The Blood of Guatemala: A History of Race and Nation - Latin America Otherwise (Paperback)Greg Grandin (author)
- In stock
Focusing on Mayan elites in the community of Quetzaltenango, Grandin shows how their efforts to maintain authority over the indigenous population and secure political power in relation to non-Indians played a crucial role in the formation of the Guatemalan nation. To explore the close connection between nationalism, state power, ethnic identity, and political violence, Grandin draws on sources as diverse as photographs, public rituals, oral testimony, literature, and a collection of previously untapped documents written during the nineteenth century. He explains how the cultural anxiety brought about by Guatemala's transition to coffee capitalism during this period led Mayan patriarchs to develop understandings of race and nation that were contrary to Ladino notions of assimilation and progress. This alternative national vision, however, could not take hold in a country plagued by class and ethnic divisions. In the years prior to the 1954 coup, class conflict became impossible to contain as the elites violently opposed land claims made by indigenous peasants.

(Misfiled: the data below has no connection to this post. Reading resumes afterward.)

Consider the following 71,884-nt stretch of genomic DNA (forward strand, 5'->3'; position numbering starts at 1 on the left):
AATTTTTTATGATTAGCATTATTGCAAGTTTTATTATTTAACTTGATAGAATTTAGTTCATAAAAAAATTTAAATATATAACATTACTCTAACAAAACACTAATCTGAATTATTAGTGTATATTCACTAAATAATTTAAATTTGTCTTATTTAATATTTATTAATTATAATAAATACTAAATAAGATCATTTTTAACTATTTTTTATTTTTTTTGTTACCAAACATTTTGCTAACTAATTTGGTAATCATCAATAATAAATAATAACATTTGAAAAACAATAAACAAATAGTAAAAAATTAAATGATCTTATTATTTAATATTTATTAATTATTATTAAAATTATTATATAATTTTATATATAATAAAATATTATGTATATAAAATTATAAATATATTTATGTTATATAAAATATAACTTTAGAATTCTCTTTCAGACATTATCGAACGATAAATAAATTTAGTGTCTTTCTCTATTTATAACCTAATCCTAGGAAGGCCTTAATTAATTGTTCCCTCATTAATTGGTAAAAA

This "history of power" reconsiders the way scholars understand the history of Guatemala and will be relevant to those studying nation building and indigenous communities across Latin America.
Publisher: Duke University Press
Number of pages: 368
Weight: 630 g
Dimensions: 235 x 156 x 27 mm
"Bold, fascinating, and important, The Blood of Guatemala is a model of careful, yet highly innovative and original scholarship. Grandin has gone well beyond fine research to create a powerful narrative of two important centuries' worth of Guatemalan history. Its many different dimensions-political, economic, social, demographic-form a histore totale."-John Demos, Yale University
"Brilliant, bold, and beautifully written from the first page to the last, The Blood of Guatemala convincingly challenges previous interpretations of the histories of ethnicity, commmunity, state, nation, and nationalism in Guatemala. Greg Grandin has skillfully united the disciplines of history and anthropology; he is part of a new generation of committed, sophisticated, and clearheaded intellectuals."-Deborah Levenson, Boston College
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